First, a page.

Poetry Book Review: The Year of the Femme

Year of the Femme
Cassie Donish

The Year of the Femme is exactly what I like about contemporary poetry. It’s just so damn pleasant to read. It starts out with a 20-page poem, “Portrait of a Woman, Mid-Fall”, which I absolutely loved. Donish’s language is skilful in these two stanzas:

“At the edge of a field a feeling of arrival awaits
Arrival is not a rival of departure
The two have to work together to make anything happen

All the clocks move together through time
In a flock of birds, some birds are a little behind
All the birds are held together by a principle of form” (p. 15)

In the above excerpt, the lack of punctuation adds to the poetic marvel; the garden pathing and gentle echoes are genius.

Throughout the collection, Donish takes us from one vivid image to another. I compare it to being in a maze of floral shrubs, that, even when you are not led directly to your destination, the journey is aromatic and enjoyable, and all I wanted to do is be lost in her poems forever. Read the beginning of “The Leaf Mask”

            “she saw real birds
as wind-up birds with intricate
machinery, their whistles, the metal

architecture of their wings—she saw
them perched atop the hospital,
where exhausted women brought

catatonic lovers. She thought,
all buildings are wild, inviting people into
their mouths. One day she’ll chew

the crowd to dust, spit out bones, watches,
.” (p. 59)

Refreshing—the best word to describe this collection. The shorter poems were consistently engaging and vivid, and I was torn between wanting to read it all in one sitting and wanting to savour it, piece by piece, slowly melting on my tongue. The book ends in the titular poem, “The Year of the Femme”, which is lyrical in its dualistic interplay of form and text. In the first stanza, Donish writes:

“I grew up swimming in a slow-moving river, in words like sister and girls. I knew a waist was supposed to be soft, knew when it should be covered, when revealed.”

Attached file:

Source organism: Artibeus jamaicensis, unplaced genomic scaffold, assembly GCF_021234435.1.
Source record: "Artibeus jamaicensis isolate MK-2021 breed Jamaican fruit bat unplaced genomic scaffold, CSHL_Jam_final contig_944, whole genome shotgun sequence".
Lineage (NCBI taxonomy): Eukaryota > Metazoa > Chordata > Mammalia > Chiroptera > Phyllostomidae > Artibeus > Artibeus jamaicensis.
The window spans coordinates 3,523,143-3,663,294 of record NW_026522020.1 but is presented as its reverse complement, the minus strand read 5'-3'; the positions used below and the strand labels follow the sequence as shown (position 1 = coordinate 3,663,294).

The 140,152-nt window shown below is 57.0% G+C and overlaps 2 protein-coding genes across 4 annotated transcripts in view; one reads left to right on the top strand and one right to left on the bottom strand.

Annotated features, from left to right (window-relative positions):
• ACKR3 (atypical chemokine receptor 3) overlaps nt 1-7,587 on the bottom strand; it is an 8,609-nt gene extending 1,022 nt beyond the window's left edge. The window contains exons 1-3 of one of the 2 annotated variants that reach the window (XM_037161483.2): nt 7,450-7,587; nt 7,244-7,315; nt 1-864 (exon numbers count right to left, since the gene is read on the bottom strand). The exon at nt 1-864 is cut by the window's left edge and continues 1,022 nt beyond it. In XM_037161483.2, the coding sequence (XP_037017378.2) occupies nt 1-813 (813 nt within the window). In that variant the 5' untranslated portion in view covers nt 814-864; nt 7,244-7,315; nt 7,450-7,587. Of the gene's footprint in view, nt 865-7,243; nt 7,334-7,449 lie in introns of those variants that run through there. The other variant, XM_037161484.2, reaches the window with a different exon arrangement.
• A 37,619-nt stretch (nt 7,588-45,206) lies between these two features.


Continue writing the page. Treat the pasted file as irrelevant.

The final poem is rich with eroticism, with sensuality, with the perfect combination of tight prose-poetry and loose verse. I find it hard to objectively describe the poetry, because, it is so much more than vocabulary choice or skilful editing. No, we’re taken on a journey, a boat ride with your hands running across the river’s cool surface. Even in the structural dichotomy, Donish’s voice remains effortless and ever-present.  “The Year of the Femme” is filled with queerness and the nostalgia of past experience which might be clearer now, but she goes through them as if it’s her first time, living them as they should have been lived to begin with. And that’s the most touching aspect of the whole collection. Donish embeds her voice in crystal clear images, which in their fragmentation become so complete.

And as the words take a life of their own, as the ink separates from the paper, we’re given a clearer identity while strengthening our connection with our surroundings; each breath becomes a lyrical exchange, to and fro. The essence of being elevates itself to an aesthetic way of being.

I received an Advanced Review Copy from Net Galley in exchange for an honest review

Sources and Links:

Book: The Year of the Femme
Book Cover: Goodreads
Support Me on Ko-Fi


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